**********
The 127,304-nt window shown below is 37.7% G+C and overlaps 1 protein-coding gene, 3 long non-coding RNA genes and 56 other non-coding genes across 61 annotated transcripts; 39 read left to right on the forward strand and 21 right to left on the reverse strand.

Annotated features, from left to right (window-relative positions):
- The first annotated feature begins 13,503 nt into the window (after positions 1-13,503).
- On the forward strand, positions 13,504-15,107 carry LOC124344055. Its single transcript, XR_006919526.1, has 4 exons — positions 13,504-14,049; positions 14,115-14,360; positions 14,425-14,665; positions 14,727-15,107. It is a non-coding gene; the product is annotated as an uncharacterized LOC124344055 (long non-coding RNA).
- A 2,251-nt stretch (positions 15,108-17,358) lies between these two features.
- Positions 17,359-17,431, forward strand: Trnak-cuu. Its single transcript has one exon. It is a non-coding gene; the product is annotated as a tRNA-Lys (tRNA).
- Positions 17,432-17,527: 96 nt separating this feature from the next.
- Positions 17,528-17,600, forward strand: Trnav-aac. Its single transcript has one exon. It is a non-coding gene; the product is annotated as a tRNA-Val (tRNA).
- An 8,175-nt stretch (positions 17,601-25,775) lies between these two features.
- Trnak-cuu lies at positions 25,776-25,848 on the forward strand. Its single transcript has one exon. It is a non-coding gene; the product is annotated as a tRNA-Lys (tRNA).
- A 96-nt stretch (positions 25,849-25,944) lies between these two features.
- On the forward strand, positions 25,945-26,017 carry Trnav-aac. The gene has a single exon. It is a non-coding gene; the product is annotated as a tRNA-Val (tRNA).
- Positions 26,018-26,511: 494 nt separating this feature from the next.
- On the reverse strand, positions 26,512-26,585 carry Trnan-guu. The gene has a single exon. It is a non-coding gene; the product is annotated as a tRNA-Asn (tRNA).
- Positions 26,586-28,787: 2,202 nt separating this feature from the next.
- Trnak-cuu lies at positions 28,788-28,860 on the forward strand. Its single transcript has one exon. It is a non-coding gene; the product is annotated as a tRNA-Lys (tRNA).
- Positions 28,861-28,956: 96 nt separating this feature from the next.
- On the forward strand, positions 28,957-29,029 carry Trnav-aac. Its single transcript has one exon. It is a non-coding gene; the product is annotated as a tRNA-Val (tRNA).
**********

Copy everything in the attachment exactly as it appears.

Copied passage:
The 127,304-nt window shown below is 37.7% G+C and overlaps 1 protein-coding gene, 3 long non-coding RNA genes and 56 other non-coding genes across 61 annotated transcripts; 39 read left to right on the forward strand and 21 right to left on the reverse strand.

Annotated features, from left to right (window-relative positions):
- The first annotated feature begins 13,503 nt into the window (after positions 1-13,503).
- On the forward strand, positions 13,504-15,107 carry LOC124344055. Its single transcript, XR_006919526.1, has 4 exons — positions 13,504-14,049; positions 14,115-14,360; positions 14,425-14,665; positions 14,727-15,107. It is a non-coding gene; the product is annotated as an uncharacterized LOC124344055 (long non-coding RNA).
- A 2,251-nt stretch (positions 15,108-17,358) lies between these two features.
- Positions 17,359-17,431, forward strand: Trnak-cuu. Its single transcript has one exon. It is a non-coding gene; the product is annotated as a tRNA-Lys (tRNA).
- Positions 17,432-17,527: 96 nt separating this feature from the next.
- Positions 17,528-17,600, forward strand: Trnav-aac. Its single transcript has one exon. It is a non-coding gene; the product is annotated as a tRNA-Val (tRNA).
- An 8,175-nt stretch (positions 17,601-25,775) lies between these two features.
- Trnak-cuu lies at positions 25,776-25,848 on the forward strand. Its single transcript has one exon. It is a non-coding gene; the product is annotated as a tRNA-Lys (tRNA).
- A 96-nt stretch (positions 25,849-25,944) lies between these two features.
- On the forward strand, positions 25,945-26,017 carry Trnav-aac. The gene has a single exon. It is a non-coding gene; the product is annotated as a tRNA-Val (tRNA).
- Positions 26,018-26,511: 494 nt separating this feature from the next.
- On the reverse strand, positions 26,512-26,585 carry Trnan-guu. The gene has a single exon. It is a non-coding gene; the product is annotated as a tRNA-Asn (tRNA).
- Positions 26,586-28,787: 2,202 nt separating this feature from the next.
- Trnak-cuu lies at positions 28,788-28,860 on the forward strand. Its single transcript has one exon. It is a non-coding gene; the product is annotated as a tRNA-Lys (tRNA).
- Positions 28,861-28,956: 96 nt separating this feature from the next.
- On the forward strand, positions 28,957-29,029 carry Trnav-aac. Its single transcript has one exon. It is a non-coding gene; the product is annotated as a tRNA-Val (tRNA).